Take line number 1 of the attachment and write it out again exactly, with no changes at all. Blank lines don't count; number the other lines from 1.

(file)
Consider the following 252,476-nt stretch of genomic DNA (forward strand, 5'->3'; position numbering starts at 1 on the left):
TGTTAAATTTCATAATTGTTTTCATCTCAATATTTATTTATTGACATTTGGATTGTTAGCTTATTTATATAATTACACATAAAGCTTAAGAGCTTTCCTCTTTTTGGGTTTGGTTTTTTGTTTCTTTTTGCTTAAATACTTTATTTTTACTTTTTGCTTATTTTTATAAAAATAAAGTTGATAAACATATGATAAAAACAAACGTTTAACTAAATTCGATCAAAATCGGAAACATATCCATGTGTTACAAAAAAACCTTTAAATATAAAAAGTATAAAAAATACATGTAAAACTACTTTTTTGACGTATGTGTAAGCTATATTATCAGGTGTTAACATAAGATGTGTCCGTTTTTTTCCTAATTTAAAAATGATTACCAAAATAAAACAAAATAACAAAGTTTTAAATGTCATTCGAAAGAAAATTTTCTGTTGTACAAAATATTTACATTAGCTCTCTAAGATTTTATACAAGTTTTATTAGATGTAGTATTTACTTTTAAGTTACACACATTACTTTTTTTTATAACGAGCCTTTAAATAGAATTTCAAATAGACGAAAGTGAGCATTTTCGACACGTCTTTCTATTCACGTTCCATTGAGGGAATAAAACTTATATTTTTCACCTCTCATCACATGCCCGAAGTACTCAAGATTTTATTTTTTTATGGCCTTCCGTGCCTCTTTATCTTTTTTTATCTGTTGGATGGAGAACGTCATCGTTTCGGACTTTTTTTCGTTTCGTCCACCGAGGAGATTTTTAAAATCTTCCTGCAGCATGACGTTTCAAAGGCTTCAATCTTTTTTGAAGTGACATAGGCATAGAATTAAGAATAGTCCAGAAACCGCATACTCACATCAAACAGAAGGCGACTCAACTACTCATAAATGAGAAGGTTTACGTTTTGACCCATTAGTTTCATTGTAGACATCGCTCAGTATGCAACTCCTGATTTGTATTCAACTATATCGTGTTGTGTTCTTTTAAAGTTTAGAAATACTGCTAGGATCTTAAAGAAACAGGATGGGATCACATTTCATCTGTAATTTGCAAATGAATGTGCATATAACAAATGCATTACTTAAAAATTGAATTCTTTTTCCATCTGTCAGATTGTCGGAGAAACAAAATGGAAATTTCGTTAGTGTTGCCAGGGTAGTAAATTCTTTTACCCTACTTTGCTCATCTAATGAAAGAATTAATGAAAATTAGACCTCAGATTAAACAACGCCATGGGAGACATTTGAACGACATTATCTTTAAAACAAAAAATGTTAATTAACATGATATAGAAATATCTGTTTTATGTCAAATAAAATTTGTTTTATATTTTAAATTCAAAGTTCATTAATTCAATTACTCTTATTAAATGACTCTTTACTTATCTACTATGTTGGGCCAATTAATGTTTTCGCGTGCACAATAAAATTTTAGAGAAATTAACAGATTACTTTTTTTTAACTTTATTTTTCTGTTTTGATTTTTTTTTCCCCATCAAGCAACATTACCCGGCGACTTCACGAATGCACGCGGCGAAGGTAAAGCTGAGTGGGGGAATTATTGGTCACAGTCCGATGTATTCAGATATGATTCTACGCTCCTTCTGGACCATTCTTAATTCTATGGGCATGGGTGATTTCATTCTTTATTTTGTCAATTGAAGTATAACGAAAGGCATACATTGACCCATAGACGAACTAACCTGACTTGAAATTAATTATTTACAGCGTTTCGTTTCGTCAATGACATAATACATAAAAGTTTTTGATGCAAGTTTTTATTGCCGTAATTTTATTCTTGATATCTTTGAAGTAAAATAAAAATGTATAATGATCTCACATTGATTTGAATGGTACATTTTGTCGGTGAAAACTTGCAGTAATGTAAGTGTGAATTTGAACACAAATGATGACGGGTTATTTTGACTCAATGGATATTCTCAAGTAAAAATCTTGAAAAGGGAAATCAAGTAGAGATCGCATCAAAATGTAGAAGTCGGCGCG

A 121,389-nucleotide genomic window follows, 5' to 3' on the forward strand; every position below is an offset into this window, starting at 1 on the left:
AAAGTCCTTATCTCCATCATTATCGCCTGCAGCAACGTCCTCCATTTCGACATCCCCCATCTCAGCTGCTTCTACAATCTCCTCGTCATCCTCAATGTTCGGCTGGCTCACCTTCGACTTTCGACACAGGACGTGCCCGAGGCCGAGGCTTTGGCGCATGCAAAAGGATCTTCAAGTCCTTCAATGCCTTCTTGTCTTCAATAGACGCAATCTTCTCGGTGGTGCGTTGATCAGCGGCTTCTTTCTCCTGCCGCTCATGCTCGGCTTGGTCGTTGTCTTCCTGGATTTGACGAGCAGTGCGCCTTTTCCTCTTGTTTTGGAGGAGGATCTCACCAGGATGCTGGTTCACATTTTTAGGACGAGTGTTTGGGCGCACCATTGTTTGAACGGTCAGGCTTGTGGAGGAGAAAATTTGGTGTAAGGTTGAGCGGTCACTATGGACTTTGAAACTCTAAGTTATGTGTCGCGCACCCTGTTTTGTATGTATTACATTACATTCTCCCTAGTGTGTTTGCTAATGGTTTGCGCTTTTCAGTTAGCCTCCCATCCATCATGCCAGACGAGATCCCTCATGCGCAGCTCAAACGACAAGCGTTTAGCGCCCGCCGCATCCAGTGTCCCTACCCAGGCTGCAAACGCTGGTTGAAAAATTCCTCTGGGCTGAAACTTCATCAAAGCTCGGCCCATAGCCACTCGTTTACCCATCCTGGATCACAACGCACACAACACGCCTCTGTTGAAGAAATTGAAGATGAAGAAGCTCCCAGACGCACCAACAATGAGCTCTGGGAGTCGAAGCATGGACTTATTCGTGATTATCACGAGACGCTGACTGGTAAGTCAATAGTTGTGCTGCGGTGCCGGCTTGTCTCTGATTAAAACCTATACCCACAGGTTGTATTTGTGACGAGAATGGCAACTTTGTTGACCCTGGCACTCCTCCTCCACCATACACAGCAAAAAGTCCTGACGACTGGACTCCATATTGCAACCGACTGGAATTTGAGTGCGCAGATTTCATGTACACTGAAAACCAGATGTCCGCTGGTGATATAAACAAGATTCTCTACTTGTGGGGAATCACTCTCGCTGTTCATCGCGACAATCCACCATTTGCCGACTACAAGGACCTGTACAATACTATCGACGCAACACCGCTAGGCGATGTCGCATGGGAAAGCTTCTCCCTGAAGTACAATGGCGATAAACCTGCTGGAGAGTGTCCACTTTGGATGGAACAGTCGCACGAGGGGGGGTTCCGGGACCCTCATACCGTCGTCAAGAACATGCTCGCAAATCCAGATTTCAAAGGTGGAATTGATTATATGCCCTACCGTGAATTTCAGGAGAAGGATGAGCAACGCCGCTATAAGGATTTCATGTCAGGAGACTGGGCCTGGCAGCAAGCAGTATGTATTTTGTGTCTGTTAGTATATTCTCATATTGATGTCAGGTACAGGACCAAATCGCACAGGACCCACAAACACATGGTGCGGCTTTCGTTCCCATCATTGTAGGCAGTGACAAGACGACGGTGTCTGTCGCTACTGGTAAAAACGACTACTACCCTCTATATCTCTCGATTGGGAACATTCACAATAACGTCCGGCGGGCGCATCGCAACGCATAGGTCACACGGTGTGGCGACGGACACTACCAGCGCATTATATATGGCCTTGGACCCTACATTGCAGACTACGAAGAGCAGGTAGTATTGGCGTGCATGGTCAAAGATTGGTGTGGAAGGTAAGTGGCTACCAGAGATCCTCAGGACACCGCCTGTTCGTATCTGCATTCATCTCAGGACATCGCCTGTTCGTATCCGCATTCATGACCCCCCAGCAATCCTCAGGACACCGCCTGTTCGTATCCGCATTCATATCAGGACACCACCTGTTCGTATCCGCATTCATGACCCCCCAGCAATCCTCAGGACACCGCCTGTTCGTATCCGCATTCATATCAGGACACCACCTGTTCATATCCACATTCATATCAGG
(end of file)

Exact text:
Consider the following 252,476-nt stretch of genomic DNA (forward strand, 5'->3'; position numbering starts at 1 on the left):